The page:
JME Integrity> Boy Better Know
‘No label, no PR, no publisher…’ so goes JME’s Twitter bio, ‘no meat, no dairy no egg.’ He’s an independent artist who abstains from the spoils of hedonism. A 16-bar grafter, he’s grime’s tireless lifer with the ethical mettle to safeguard the genre’s integrity. And it’s with this stringent teetotalism that we begin to understand the MC’s steady ascendancy. Rooted in his Boy Better Know enterprise, he spits like the educator of reason; “If you want something, work towards it.” JME works hard, and as Integrity> attests, hard work pays off.
Yet while JME preaches over the fruits of veganism and the toils of A&R depravity, there is a storming vocal aggression that uppercuts the purls of his production. Behind the computer console accreditations, the Nazir Mazhar citations and internet meme quotes is an unquenched ferocity fuelled by the desire to be self-sufficient in an unforgiving social climate.
In Work, JME belittles the luxuries of debauchery while celebrating his own morality over a trap-rooted warble and industrial clinks. In Man Don’t Care, his verbal physicality is pitiless, swearing to box anyone in the mouth with his BMW X6 key if they try to violate his lifework. By all means, this is all just hyped up trash talk, but his bars are sprayed with such brute professionalism that we can allow ourselves to suspend disbelief.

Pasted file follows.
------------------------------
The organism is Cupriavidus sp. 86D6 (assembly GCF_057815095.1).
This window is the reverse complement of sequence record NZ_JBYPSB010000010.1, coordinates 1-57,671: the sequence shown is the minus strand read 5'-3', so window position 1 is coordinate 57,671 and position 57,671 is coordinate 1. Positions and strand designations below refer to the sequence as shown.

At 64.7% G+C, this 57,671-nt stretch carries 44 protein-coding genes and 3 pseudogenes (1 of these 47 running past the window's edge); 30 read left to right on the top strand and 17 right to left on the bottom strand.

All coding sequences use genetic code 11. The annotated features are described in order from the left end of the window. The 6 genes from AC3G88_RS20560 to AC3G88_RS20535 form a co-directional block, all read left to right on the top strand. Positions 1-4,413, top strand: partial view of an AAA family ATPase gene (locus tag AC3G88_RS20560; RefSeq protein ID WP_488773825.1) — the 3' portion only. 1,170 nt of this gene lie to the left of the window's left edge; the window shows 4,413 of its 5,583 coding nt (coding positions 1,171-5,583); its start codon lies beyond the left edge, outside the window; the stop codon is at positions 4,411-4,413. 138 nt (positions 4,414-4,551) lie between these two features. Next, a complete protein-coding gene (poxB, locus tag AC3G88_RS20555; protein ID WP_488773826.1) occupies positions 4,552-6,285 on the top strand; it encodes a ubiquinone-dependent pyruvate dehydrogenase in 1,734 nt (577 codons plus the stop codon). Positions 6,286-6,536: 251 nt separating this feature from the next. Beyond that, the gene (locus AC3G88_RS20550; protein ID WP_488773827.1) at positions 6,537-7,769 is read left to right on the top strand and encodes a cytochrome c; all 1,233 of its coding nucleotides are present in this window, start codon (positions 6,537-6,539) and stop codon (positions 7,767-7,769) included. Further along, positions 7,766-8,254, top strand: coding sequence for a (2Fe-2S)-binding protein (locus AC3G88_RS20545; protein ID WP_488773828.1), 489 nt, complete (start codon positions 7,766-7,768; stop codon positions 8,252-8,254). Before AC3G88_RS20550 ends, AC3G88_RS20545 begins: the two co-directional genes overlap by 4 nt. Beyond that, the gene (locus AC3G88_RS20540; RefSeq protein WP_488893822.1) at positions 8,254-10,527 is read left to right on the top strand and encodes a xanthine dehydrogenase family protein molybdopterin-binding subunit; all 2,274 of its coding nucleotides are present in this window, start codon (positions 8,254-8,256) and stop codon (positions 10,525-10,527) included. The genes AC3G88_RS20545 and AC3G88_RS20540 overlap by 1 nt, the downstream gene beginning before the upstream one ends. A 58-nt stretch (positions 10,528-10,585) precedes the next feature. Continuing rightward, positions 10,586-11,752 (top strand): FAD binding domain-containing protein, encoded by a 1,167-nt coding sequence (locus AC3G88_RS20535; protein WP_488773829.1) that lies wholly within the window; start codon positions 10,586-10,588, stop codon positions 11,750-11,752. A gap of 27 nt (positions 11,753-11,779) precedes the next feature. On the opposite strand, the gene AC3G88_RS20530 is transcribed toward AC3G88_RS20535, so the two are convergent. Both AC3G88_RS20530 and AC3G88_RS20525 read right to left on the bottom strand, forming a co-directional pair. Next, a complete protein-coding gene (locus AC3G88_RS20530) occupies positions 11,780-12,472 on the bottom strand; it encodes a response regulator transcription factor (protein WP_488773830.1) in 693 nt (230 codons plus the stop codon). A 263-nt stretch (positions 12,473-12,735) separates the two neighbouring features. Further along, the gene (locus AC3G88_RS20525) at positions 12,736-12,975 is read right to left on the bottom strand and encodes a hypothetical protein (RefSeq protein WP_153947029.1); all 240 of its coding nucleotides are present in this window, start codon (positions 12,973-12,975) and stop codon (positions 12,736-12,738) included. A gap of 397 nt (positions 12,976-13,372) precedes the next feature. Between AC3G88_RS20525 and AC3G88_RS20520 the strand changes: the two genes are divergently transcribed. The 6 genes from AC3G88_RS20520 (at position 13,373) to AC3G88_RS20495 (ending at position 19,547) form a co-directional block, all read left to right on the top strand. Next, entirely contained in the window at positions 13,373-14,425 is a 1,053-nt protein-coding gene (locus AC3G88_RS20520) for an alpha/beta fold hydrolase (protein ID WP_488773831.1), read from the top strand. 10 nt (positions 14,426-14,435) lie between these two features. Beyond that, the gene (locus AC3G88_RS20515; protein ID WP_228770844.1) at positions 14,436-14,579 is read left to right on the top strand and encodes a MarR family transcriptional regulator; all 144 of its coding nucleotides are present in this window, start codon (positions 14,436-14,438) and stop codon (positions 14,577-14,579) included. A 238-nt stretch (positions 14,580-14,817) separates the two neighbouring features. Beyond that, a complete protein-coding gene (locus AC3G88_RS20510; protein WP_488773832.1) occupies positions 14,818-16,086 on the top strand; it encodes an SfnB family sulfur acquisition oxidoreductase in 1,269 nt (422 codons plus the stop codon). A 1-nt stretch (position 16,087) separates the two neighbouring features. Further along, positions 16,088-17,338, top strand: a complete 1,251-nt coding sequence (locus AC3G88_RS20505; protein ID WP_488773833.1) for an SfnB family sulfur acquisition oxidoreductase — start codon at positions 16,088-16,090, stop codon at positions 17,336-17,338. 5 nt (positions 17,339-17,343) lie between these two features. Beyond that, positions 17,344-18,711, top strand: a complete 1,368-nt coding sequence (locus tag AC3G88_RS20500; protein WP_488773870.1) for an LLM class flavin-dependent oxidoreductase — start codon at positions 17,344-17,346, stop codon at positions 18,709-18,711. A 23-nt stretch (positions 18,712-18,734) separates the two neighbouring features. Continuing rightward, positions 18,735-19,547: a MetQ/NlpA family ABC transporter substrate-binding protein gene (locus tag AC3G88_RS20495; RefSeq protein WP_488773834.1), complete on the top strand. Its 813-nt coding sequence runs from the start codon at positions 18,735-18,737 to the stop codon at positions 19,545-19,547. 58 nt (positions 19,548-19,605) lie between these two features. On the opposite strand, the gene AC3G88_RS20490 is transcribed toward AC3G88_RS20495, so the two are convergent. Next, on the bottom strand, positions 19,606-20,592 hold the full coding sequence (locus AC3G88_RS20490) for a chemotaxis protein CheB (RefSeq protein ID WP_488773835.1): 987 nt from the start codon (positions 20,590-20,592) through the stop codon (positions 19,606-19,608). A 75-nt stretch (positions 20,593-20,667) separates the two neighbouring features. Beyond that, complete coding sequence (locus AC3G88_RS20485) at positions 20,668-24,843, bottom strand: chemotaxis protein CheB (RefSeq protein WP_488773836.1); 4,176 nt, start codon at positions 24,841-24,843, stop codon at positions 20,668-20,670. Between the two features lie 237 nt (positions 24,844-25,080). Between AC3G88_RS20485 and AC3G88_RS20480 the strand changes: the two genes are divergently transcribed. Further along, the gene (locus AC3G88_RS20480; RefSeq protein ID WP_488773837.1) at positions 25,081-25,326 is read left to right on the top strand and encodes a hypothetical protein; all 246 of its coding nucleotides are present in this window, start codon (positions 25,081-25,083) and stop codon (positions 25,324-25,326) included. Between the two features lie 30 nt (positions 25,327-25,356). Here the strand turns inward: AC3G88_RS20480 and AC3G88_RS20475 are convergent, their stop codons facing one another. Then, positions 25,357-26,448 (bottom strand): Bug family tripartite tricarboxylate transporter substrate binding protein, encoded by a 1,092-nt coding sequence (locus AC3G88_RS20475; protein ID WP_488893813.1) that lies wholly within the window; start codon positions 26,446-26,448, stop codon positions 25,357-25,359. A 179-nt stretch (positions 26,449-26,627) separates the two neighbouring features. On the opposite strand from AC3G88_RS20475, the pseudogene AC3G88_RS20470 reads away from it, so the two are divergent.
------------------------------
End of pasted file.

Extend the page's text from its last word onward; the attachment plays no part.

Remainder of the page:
JME’s plucky berating of industry naysayers is Integrity>’s primary objective. During an awkward period in grime where some aim to monopolise on the false idea of a genre’s resurgence, these 16 songs play out as a razor-sharp recoil to such a pretence. And while the zeal is infinitely refreshing, there is enough familiarity to appeal to purists.
Appearances from the scene’s mainstays including D Double E, Jammer, Frisco and JME’s brother, Skepta, act as a sign of camaraderie. The inclusion of longtime collaborator Deeco, along with eski-tinted mixes from Rude Kid, Teeza, Joker, Swifta Beater, and Preditah provide the homespun devilry for JME’s playful mischief. Much like previous albums Famous? and Blam!, the Lord of the Mics charm and schoolyard slander is ubiquitous: “I came to this planet, a 8lbs caesarean/ Now, I’m a badmanarean”, “Smiling ear to ear/ Revving hard like he’s got a Dark Charizard.”
With Skepta’s Konnichiwa a swift album leak away, Integrity> plays as the perfect precursor to a year that will see the Boy Better Know brand’s longevity solidified. All of those years constructing flatpacks for reasonably priced snapbacks, hosting impromptu rap battles and denying a commercial stigma accusing the genre’s innovators of encouraging gang violence, grime is now reaping the benefits it is duly owed. And JME’s Integrity> is the end product of grime’s militant immortality.